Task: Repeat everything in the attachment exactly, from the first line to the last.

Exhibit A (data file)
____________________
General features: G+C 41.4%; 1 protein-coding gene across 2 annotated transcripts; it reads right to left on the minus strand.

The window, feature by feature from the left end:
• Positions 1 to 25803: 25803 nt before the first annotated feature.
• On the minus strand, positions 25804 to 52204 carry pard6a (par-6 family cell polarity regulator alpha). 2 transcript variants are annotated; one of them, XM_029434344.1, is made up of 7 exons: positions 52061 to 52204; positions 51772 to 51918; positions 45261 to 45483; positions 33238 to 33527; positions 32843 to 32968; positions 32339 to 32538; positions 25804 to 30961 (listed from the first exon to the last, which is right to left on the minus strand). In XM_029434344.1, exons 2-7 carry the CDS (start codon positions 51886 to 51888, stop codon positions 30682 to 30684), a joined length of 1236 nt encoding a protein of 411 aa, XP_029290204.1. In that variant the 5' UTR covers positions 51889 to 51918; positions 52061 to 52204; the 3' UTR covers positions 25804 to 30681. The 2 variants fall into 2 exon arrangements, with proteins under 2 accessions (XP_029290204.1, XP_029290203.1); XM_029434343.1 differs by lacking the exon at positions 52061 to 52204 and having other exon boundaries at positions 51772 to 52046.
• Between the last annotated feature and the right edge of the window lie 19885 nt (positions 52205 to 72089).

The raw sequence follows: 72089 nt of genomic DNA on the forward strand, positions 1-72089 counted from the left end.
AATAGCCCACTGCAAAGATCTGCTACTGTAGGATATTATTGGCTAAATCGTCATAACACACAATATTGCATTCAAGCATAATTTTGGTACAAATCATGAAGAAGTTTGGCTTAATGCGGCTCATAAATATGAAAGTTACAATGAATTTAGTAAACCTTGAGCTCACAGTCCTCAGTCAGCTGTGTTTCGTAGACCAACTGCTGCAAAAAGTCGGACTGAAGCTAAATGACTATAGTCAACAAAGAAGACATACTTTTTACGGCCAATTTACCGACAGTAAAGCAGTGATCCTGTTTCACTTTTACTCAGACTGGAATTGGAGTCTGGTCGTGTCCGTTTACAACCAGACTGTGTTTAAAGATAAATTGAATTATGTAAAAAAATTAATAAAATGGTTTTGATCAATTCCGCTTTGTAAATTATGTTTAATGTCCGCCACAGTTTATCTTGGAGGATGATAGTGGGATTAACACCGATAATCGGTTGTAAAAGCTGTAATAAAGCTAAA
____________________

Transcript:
General features: G+C 41.4%; 1 protein-coding gene across 2 annotated transcripts; it reads right to left on the minus strand.

The window, feature by feature from the left end:
• Positions 1 to 25803: 25803 nt before the first annotated feature.
• On the minus strand, positions 25804 to 52204 carry pard6a (par-6 family cell polarity regulator alpha). 2 transcript variants are annotated; one of them, XM_029434344.1, is made up of 7 exons: positions 52061 to 52204; positions 51772 to 51918; positions 45261 to 45483; positions 33238 to 33527; positions 32843 to 32968; positions 32339 to 32538; positions 25804 to 30961 (listed from the first exon to the last, which is right to left on the minus strand). In XM_029434344.1, exons 2-7 carry the CDS (start codon positions 51886 to 51888, stop codon positions 30682 to 30684), a joined length of 1236 nt encoding a protein of 411 aa, XP_029290204.1. In that variant the 5' UTR covers positions 51889 to 51918; positions 52061 to 52204; the 3' UTR covers positions 25804 to 30681. The 2 variants fall into 2 exon arrangements, with proteins under 2 accessions (XP_029290204.1, XP_029290203.1); XM_029434343.1 differs by lacking the exon at positions 52061 to 52204 and having other exon boundaries at positions 51772 to 52046.
• Between the last annotated feature and the right edge of the window lie 19885 nt (positions 52205 to 72089).

The raw sequence follows: 72089 nt of genomic DNA on the forward strand, positions 1-72089 counted from the left end.
AATAGCCCACTGCAAAGATCTGCTACTGTAGGATATTATTGGCTAAATCGTCATAACACACAATATTGCATTCAAGCATAATTTTGGTACAAATCATGAAGAAGTTTGGCTTAATGCGGCTCATAAATATGAAAGTTACAATGAATTTAGTAAACCTTGAGCTCACAGTCCTCAGTCAGCTGTGTTTCGTAGACCAACTGCTGCAAAAAGTCGGACTGAAGCTAAATGACTATAGTCAACAAAGAAGACATACTTTTTACGGCCAATTTACCGACAGTAAAGCAGTGATCCTGTTTCACTTTTACTCAGACTGGAATTGGAGTCTGGTCGTGTCCGTTTACAACCAGACTGTGTTTAAAGATAAATTGAATTATGTAAAAAAATTAATAAAATGGTTTTGATCAATTCCGCTTTGTAAATTATGTTTAATGTCCGCCACAGTTTATCTTGGAGGATGATAGTGGGATTAACACCGATAATCGGTTGTAAAAGCTGTAATAAAGCTAAA